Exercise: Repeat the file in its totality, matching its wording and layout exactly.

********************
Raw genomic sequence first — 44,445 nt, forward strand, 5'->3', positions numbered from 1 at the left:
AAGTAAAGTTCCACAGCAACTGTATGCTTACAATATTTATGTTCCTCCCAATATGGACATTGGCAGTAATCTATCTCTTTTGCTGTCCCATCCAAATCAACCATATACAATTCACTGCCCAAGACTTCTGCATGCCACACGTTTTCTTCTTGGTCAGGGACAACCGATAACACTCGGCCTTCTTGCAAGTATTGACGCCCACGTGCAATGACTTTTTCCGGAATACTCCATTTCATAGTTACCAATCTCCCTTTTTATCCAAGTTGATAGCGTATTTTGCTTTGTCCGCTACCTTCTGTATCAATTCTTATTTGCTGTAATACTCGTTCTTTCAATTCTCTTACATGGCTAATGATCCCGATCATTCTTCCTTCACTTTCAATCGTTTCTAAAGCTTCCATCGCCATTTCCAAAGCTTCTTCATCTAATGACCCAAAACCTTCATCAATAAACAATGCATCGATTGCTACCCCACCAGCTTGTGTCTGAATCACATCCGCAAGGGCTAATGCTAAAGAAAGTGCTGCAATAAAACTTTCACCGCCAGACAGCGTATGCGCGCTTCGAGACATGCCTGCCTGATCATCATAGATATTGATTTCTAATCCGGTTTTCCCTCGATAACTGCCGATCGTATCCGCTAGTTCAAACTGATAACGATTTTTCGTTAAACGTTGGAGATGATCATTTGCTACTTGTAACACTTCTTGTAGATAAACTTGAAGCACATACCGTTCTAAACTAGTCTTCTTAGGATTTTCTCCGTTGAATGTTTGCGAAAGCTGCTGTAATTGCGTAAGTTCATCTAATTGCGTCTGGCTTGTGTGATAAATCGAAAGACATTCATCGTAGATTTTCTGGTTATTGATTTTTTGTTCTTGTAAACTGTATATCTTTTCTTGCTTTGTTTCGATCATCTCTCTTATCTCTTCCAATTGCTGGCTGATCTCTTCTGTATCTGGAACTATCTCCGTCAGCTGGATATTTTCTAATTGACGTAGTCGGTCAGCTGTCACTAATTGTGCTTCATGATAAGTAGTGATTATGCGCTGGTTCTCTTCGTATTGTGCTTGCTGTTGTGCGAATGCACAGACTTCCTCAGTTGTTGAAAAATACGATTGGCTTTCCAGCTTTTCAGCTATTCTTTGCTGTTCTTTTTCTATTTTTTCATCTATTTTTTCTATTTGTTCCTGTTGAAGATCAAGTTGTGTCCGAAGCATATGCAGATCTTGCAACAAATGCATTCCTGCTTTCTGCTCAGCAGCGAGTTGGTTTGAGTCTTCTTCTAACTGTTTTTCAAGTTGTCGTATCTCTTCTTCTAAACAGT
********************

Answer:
Raw genomic sequence first — 44,445 nt, forward strand, 5'->3', positions numbered from 1 at the left:
AAGTAAAGTTCCACAGCAACTGTATGCTTACAATATTTATGTTCCTCCCAATATGGACATTGGCAGTAATCTATCTCTTTTGCTGTCCCATCCAAATCAACCATATACAATTCACTGCCCAAGACTTCTGCATGCCACACGTTTTCTTCTTGGTCAGGGACAACCGATAACACTCGGCCTTCTTGCAAGTATTGACGCCCACGTGCAATGACTTTTTCCGGAATACTCCATTTCATAGTTACCAATCTCCCTTTTTATCCAAGTTGATAGCGTATTTTGCTTTGTCCGCTACCTTCTGTATCAATTCTTATTTGCTGTAATACTCGTTCTTTCAATTCTCTTACATGGCTAATGATCCCGATCATTCTTCCTTCACTTTCAATCGTTTCTAAAGCTTCCATCGCCATTTCCAAAGCTTCTTCATCTAATGACCCAAAACCTTCATCAATAAACAATGCATCGATTGCTACCCCACCAGCTTGTGTCTGAATCACATCCGCAAGGGCTAATGCTAAAGAAAGTGCTGCAATAAAACTTTCACCGCCAGACAGCGTATGCGCGCTTCGAGACATGCCTGCCTGATCATCATAGATATTGATTTCTAATCCGGTTTTCCCTCGATAACTGCCGATCGTATCCGCTAGTTCAAACTGATAACGATTTTTCGTTAAACGTTGGAGATGATCATTTGCTACTTGTAACACTTCTTGTAGATAAACTTGAAGCACATACCGTTCTAAACTAGTCTTCTTAGGATTTTCTCCGTTGAATGTTTGCGAAAGCTGCTGTAATTGCGTAAGTTCATCTAATTGCGTCTGGCTTGTGTGATAAATCGAAAGACATTCATCGTAGATTTTCTGGTTATTGATTTTTTGTTCTTGTAAACTGTATATCTTTTCTTGCTTTGTTTCGATCATCTCTCTTATCTCTTCCAATTGCTGGCTGATCTCTTCTGTATCTGGAACTATCTCCGTCAGCTGGATATTTTCTAATTGACGTAGTCGGTCAGCTGTCACTAATTGTGCTTCATGATAAGTAGTGATTATGCGCTGGTTCTCTTCGTATTGTGCTTGCTGTTGTGCGAATGCACAGACTTCCTCAGTTGTTGAAAAATACGATTGGCTTTCCAGCTTTTCAGCTATTCTTTGCTGTTCTTTTTCTATTTTTTCATCTATTTTTTCTATTTGTTCCTGTTGAAGATCAAGTTGTGTCCGAAGCATATGCAGATCTTGCAACAAATGCATTCCTGCTTTCTGCTCAGCAGCGAGTTGGTTTGAGTCTTCTTCTAACTGTTTTTCAAGTTGTCGTATCTCTTCTTCTAAACAGT